A. There's no upgrade path from Windows XP to Windows 7, which means all the applications you've installed in Windows XP will be lost. While it would be possible to upgrade from Windows XP to Windows Vista, then to Windows 7, this isn't optimal and would result in a lot of junk moving to Windows 7.
Another option is to back up the Windows XP installation to a virtual machine (VM), which can then be loaded into Windows Virtual PC and run on a new Windows 7 installation. The easiest way to do this is to use disk2vhd to capture the Windows XP system disk to a virtual hard disk while using the "Fix up HAL for Virtual PC" option, as shown below.
You can take the VHD file and use it as the virtual disk for a new VM on a fresh installation of Windows 7. Boot the new VM and install Windows XP SP3 and the Windows Virtual PC integration tools. Next, install the XP SP3 RemoteApp add-in.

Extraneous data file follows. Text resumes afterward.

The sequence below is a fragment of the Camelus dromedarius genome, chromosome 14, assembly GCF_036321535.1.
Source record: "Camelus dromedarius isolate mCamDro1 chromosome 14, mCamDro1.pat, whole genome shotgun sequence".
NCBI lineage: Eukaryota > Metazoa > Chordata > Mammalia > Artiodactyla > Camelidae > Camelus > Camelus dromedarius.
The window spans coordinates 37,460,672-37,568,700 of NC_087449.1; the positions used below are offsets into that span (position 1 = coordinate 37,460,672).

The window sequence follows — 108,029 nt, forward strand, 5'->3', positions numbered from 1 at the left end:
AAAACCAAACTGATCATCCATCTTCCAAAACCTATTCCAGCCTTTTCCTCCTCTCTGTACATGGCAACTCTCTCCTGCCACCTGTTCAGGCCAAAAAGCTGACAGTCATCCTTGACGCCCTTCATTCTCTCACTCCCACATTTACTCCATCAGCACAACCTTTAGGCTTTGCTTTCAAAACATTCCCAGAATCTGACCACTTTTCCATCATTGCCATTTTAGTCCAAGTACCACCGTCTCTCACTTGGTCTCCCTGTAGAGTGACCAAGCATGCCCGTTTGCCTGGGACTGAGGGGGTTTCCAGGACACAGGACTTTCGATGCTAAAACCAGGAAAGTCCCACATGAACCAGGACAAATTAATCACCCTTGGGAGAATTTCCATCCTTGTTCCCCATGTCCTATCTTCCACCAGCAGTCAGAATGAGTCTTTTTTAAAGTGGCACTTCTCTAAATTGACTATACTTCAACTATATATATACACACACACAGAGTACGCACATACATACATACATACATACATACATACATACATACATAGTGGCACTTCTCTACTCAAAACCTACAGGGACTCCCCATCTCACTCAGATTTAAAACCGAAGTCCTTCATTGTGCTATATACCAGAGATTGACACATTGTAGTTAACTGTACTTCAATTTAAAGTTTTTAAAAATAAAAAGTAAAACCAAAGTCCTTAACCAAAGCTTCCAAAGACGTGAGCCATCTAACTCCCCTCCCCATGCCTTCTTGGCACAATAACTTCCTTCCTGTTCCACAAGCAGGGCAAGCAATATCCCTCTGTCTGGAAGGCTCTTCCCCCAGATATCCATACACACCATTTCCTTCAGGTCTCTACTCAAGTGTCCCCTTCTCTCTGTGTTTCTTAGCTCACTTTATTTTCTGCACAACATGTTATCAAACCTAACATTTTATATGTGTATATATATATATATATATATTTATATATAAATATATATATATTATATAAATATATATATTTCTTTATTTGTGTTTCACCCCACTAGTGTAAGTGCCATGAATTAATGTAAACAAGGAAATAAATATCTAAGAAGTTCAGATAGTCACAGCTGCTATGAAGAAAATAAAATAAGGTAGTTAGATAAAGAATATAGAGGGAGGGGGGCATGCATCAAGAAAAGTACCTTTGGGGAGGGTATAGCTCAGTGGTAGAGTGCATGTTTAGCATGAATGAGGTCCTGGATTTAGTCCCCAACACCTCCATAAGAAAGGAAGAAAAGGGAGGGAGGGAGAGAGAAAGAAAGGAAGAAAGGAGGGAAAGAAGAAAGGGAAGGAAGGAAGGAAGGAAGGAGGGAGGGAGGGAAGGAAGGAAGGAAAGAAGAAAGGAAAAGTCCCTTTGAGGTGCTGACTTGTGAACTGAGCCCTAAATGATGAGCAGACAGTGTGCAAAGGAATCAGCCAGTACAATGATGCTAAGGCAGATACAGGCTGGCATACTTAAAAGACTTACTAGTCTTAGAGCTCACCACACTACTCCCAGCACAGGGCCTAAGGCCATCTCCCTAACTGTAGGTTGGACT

The user can now access the Windows XP applications through the Windows XP VM. You can go one step further and enable Auto Publish for the VM and boot the XP virtual. The applications will now show in the Windows 7 Start Menu and will launch seamlessly.
Click to expand.
If you're not already running an anti-virus program in the VM, install one, such as the free Microsoft Security Essentials.
I tried the above procedure and it worked fine, but obviously, all my applications and data are still within the Windows XP VM. Ideally, you want your applications and data within your primary OS. Over time, you should install Windows 7 compatible applications in the primary OS, instead of running them from the VM.Related Reading:
- Q. What is Windows 7 XP mode?
- Q. How do I install XP Mode for Windows 7?
- Q. Can Windows Virtual PC map USB devices to a virtual machine (VM)?
- Microsoft Providing XP Compatibility with Windows 7
Check out hundreds more useful Q&As like this in John Savill's FAQ for Windows. Also, watch instructional videos made by John at ITTV.net.